1. I really have started to doubt that $ currently plays a crucial role in our elections. We don’t seem to get a FoxNews GOP candidate every year. Jeb! has the $, and voters are not following like lemmings. The superdelegate thing is definitely the legacy issue that needs to go. I still think Citizens United, money equals free speech, elected in a non-stop dialing for campaign $ are all terrible. I just don’t see the Karl Rove’s having much success, or the Koch brothers, etc. That is an unusual and rare observation by someone of my ideological views. I think Bernie is right that the game is rigged, but I disagree with him and Curm that is primarily because of $ in elections or political parties. I think it is rigged because the natural path of the economy with globalization and business consolidation is the distribution of wealth to fewer and fewer at the top (pyramid owners in my other post). Yes, these few at the top throw $ at politicians to maintain their gatekeeper status, but the truth is politicians wouldn’t have a clue how to assist or block this economic march. As an example, early in globalization a new plot twist was introduced. Companies started outsourcing labor and production from the US, and turned right around and sold those products back to the US. That is totally different than building a plant in China and then selling those products in China. I heard many debates on this with economists and college professors at the time, and I concluded this was new, the economic theories and textbooks didn’t cover this. If true, you certainly can assume your presidents and senators have no real answers to these changes. Tax cuts ain’t going to fix it…and to be honest, perhaps nothing can. And if politicians can’t help with that, good luck with them helping with that world previewed by the video posted earlier “Humans need not apply”.

    The power of $ and parties seem to be vastly diminished in this election, regardless of future demographic change. Trump seems an expensive price to pay, but hard to argue the Republicans are not currently burning down their party THIS election. I don’t think we are doing that in the Dem side because most of us like our party.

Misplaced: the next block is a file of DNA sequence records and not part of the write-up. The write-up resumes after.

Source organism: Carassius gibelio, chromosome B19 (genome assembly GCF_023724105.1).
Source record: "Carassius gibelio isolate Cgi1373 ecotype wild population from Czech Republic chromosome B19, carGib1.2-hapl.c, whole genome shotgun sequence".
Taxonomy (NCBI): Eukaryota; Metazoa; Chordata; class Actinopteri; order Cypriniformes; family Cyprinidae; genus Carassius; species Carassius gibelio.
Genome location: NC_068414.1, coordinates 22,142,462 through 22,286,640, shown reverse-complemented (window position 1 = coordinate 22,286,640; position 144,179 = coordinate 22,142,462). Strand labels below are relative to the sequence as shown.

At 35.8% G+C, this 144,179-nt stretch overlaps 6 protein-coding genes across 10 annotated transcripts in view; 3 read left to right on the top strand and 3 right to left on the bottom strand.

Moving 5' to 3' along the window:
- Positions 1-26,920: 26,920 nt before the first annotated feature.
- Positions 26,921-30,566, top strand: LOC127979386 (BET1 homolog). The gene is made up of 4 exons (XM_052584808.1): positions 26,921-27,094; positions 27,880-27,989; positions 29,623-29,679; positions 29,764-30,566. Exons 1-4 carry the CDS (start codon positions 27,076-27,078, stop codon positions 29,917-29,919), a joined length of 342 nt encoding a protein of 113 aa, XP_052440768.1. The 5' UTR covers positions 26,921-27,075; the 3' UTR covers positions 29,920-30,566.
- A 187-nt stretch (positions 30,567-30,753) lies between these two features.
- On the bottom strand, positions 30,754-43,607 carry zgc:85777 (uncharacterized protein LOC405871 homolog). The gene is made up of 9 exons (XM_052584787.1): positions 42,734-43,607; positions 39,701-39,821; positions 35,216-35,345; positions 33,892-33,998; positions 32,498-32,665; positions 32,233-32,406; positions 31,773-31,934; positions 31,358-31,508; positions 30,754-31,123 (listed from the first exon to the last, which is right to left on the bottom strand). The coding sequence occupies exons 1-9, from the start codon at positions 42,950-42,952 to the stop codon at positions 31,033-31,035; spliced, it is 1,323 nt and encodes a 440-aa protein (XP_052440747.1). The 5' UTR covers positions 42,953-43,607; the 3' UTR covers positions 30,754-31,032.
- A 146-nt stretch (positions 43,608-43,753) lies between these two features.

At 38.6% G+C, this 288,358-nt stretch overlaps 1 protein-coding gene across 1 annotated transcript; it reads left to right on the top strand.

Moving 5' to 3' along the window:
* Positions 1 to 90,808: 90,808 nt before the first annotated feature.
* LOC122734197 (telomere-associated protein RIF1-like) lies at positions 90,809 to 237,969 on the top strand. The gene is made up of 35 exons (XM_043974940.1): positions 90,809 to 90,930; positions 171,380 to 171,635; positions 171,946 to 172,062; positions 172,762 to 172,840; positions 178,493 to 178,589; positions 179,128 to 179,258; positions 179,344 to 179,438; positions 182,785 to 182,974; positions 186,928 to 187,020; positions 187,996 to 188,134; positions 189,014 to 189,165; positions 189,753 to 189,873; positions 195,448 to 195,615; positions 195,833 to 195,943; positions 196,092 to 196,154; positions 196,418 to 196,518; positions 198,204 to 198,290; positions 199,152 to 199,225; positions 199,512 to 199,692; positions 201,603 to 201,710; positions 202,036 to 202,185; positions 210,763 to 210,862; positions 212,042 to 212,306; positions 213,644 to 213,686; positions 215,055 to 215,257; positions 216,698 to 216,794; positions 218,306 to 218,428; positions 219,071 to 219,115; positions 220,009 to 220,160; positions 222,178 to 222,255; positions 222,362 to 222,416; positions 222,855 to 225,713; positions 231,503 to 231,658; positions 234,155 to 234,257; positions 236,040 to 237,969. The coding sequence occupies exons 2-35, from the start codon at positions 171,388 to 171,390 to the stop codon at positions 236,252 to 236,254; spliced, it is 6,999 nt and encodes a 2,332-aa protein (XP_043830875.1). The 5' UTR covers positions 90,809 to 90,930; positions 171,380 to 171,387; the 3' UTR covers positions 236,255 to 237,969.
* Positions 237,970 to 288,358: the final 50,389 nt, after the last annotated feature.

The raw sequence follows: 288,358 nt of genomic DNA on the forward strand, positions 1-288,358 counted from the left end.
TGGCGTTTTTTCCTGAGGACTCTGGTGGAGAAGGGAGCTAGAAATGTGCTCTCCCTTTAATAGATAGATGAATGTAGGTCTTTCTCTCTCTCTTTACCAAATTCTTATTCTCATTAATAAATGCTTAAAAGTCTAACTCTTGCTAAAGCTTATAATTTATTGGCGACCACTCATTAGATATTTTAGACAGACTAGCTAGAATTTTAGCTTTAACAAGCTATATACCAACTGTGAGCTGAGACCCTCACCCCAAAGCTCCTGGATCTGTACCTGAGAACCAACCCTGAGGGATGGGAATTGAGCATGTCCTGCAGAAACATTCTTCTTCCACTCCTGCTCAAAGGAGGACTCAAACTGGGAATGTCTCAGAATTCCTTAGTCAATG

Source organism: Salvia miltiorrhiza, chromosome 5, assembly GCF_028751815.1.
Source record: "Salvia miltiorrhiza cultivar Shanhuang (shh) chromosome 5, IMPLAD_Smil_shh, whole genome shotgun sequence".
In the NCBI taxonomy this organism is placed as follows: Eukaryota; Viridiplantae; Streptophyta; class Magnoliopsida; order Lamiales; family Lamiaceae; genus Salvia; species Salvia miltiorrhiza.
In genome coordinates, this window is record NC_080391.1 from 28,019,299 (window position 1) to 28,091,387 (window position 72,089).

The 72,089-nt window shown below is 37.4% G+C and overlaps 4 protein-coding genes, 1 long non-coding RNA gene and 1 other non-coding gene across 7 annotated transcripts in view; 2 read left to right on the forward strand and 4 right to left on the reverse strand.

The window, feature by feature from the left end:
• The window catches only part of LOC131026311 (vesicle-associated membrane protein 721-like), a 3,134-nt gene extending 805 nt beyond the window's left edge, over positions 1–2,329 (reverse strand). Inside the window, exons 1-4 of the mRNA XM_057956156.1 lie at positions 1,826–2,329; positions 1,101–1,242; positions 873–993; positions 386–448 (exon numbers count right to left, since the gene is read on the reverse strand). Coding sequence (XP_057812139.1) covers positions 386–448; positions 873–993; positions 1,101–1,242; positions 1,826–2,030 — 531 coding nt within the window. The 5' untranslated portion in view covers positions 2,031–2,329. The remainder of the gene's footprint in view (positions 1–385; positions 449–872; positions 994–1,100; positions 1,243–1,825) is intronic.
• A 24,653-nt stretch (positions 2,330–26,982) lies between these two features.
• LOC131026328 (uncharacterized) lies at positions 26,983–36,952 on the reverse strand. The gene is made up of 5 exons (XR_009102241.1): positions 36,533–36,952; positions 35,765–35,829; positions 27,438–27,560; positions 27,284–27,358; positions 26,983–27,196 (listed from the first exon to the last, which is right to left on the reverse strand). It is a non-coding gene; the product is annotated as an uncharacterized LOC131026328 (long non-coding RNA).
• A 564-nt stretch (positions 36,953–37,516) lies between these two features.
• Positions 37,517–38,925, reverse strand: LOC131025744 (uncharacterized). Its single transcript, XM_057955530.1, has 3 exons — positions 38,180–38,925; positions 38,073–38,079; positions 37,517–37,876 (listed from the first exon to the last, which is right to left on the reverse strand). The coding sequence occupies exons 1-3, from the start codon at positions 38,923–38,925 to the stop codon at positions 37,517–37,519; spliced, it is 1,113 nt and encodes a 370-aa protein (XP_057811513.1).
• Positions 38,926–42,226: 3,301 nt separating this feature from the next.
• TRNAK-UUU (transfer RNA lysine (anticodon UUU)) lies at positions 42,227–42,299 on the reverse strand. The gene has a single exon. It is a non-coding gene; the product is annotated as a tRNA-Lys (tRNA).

On the demographic change coming, I predict the Presidency and the Senate will permanently change first, and the House will lag behind. I think gerrymandering and the rural vote will impede progress for a long time.


    1. I definitely think the power of money in campaigns is diminishing, but it is far from over. The most significant impact that banker bucks and the Koch brother have is in funding primaries against incumbents that don’t tow the line. But it is still a force in elections…for now.

      We will know after Super Tuesday whether the GOP will self-destruct or not. If Trump and Cruz are still the front runners, it will be hard to see any other result.

      As I sit hear now, the probability of a Trump/Hillary/Bloomberg race is much higher than I dreamed even when I posted about that. I REALLY hope that happens. That will be amazingly fun. Still don’t know whether I’d vote for Bloomberg or not.


      1. “Trump/Hillary/Bloomberg”

        Think you said Trump/Sanders/Bloomberg, but result will be the same… President Trump

        I think Trump will win the GOP primary and lose to Hillary in the general without 3rd party nominee, but I throw out the following general election in the hope of the world NOT ENDING:

        General election:
        Nikki Haley


        Elizabeth Warren

        We (Dems) love Elizabeth, Hillary not so much. For me… the perfect scenario would be Hillary for one term, followed by Warren for two terms. Give Warren a full term to ramp up on foreign policy.

        I think Rubio is a nutcase with the “take America back” bs… but compared to Trump and Cruz you have to hope for something else. The US likes “pretty” candidates, so those two should have a shot. They would run as the “young and the future” and the Dems would run as “New Deal #2 once Hillary leaves after one term”.